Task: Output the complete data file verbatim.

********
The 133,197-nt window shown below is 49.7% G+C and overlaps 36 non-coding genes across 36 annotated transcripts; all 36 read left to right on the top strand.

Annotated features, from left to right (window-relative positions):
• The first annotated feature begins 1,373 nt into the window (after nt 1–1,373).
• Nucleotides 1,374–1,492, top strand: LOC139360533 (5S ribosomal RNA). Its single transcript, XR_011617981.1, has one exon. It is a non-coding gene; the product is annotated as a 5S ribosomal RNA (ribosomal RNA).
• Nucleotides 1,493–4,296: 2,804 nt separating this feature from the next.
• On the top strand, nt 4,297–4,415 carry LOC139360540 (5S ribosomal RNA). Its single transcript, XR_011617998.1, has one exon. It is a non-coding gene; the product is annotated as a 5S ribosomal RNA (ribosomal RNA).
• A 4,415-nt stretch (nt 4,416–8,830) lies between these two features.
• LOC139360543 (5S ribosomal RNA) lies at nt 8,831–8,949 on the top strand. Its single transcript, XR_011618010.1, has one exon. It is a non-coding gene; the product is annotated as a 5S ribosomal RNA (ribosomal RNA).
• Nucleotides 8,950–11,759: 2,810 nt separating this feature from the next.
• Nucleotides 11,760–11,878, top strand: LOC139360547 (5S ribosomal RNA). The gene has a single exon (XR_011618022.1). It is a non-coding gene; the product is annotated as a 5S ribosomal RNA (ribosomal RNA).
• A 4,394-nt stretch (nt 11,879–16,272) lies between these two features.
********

The 133,197-nt window shown below is 49.7% G+C and overlaps 36 non-coding genes across 36 annotated transcripts; all 36 read left to right on the top strand.

Annotated features, from left to right (window-relative positions):
• The first annotated feature begins 1,373 nt into the window (after nt 1–1,373).
• Nucleotides 1,374–1,492, top strand: LOC139360533 (5S ribosomal RNA). Its single transcript, XR_011617981.1, has one exon. It is a non-coding gene; the product is annotated as a 5S ribosomal RNA (ribosomal RNA).
• Nucleotides 1,493–4,296: 2,804 nt separating this feature from the next.
• On the top strand, nt 4,297–4,415 carry LOC139360540 (5S ribosomal RNA). Its single transcript, XR_011617998.1, has one exon. It is a non-coding gene; the product is annotated as a 5S ribosomal RNA (ribosomal RNA).
• A 4,415-nt stretch (nt 4,416–8,830) lies between these two features.
• LOC139360543 (5S ribosomal RNA) lies at nt 8,831–8,949 on the top strand. Its single transcript, XR_011618010.1, has one exon. It is a non-coding gene; the product is annotated as a 5S ribosomal RNA (ribosomal RNA).
• Nucleotides 8,950–11,759: 2,810 nt separating this feature from the next.
• Nucleotides 11,760–11,878, top strand: LOC139360547 (5S ribosomal RNA). The gene has a single exon (XR_011618022.1). It is a non-coding gene; the product is annotated as a 5S ribosomal RNA (ribosomal RNA).
• A 4,394-nt stretch (nt 11,879–16,272) lies between these two features.